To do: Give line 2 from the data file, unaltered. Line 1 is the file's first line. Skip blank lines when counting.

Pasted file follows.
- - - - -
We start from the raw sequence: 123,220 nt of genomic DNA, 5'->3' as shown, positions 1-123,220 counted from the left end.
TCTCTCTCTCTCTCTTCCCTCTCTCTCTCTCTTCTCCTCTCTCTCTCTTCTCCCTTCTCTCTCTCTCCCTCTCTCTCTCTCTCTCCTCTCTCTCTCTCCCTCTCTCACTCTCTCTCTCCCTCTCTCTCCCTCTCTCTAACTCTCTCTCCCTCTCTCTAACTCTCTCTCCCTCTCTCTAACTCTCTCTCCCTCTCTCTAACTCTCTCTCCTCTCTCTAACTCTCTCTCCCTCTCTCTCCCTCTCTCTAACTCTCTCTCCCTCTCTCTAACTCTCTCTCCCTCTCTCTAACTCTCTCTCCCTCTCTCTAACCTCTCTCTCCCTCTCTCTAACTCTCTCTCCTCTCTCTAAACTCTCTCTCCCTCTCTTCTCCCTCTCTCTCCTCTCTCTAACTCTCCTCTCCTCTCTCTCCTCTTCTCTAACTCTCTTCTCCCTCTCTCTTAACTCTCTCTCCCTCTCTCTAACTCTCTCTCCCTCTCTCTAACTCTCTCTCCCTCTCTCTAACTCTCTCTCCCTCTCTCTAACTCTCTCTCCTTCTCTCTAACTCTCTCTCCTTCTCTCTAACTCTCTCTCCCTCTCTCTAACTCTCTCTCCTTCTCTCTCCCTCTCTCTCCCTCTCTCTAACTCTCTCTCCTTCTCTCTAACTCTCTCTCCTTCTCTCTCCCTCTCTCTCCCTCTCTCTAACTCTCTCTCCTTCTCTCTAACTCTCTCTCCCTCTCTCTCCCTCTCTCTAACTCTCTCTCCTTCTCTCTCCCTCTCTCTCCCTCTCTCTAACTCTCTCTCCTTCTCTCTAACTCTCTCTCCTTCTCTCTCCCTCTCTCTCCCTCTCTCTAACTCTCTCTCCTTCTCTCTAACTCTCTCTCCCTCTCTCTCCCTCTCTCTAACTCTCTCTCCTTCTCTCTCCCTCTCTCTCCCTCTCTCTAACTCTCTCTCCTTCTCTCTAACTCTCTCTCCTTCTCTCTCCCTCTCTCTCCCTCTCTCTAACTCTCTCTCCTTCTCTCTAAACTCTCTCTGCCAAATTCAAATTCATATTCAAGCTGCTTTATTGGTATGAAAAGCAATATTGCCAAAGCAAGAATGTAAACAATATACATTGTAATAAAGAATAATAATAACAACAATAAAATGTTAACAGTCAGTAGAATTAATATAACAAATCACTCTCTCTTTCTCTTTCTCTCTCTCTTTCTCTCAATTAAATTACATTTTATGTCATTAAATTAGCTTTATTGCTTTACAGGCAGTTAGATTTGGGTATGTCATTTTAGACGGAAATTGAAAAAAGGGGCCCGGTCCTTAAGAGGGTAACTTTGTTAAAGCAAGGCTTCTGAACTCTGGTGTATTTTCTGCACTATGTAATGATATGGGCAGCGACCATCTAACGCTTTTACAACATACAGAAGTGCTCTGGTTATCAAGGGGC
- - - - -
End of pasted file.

TCTCTCTCTCTCTCTTCCCTCTCTCTCTCTCTTCTCCTCTCTCTCTCTTCTCCCTTCTCTCTCTCTCCCTCTCTCTCTCTCTCTCCTCTCTCTCTCTCCCTCTCTCACTCTCTCTCTCCCTCTCTCTCCCTCTCTCTAACTCTCTCTCCCTCTCTCTAACTCTCTCTCCCTCTCTCTAACTCTCTCTCCCTCTCTCTAACTCTCTCTCCTCTCTCTAACTCTCTCTCCCTCTCTCTCCCTCTCTCTAACTCTCTCTCCCTCTCTCTAACTCTCTCTCCCTCTCTCTAACTCTCTCTCCCTCTCTCTAACCTCTCTCTCCCTCTCTCTAACTCTCTCTCCTCTCTCTAAACTCTCTCTCCCTCTCTTCTCCCTCTCTCTCCTCTCTCTAACTCTCCTCTCCTCTCTCTCCTCTTCTCTAACTCTCTTCTCCCTCTCTCTTAACTCTCTCTCCCTCTCTCTAACTCTCTCTCCCTCTCTCTAACTCTCTCTCCCTCTCTCTAACTCTCTCTCCCTCTCTCTAACTCTCTCTCCTTCTCTCTAACTCTCTCTCCTTCTCTCTAACTCTCTCTCCCTCTCTCTAACTCTCTCTCCTTCTCTCTCCCTCTCTCTCCCTCTCTCTAACTCTCTCTCCTTCTCTCTAACTCTCTCTCCTTCTCTCTCCCTCTCTCTCCCTCTCTCTAACTCTCTCTCCTTCTCTCTAACTCTCTCTCCCTCTCTCTCCCTCTCTCTAACTCTCTCTCCTTCTCTCTCCCTCTCTCTCCCTCTCTCTAACTCTCTCTCCTTCTCTCTAACTCTCTCTCCTTCTCTCTCCCTCTCTCTCCCTCTCTCTAACTCTCTCTCCTTCTCTCTAACTCTCTCTCCCTCTCTCTCCCTCTCTCTAACTCTCTCTCCTTCTCTCTCCCTCTCTCTCCCTCTCTCTAACTCTCTCTCCTTCTCTCTAACTCTCTCTCCTTCTCTCTCCCTCTCTCTCCCTCTCTCTAACTCTCTCTCCTTCTCTCTAAACTCTCTCTGCCAAATTCAAATTCATATTCAAGCTGCTTTATTGGTATGAAAAGCAATATTGCCAAAGCAAGAATGTAAACAATATACATTGTAATAAAGAATAATAATAACAACAATAAAATGTTAACAGTCAGTAGAATTAATATAACAAATCACTCTCTCTTTCTCTTTCTCTCTCTCTTTCTCTCAATTAAATTACATTTTATGTCATTAAATTAGCTTTATTGCTTTACAGGCAGTTAGATTTGGGTATGTCATTTTAGACGGAAATTGAAAAAAGGGGCCCGGTCCTTAAGAGGGTAACTTTGTTAAAGCAAGGCTTCTGAACTCTGGTGTATTTTCTGCACTATGTAATGATATGGGCAGCGACCATCTAACGCTTTTACAACATACAGAAGTGCTCTGGTTATCAAGGGGC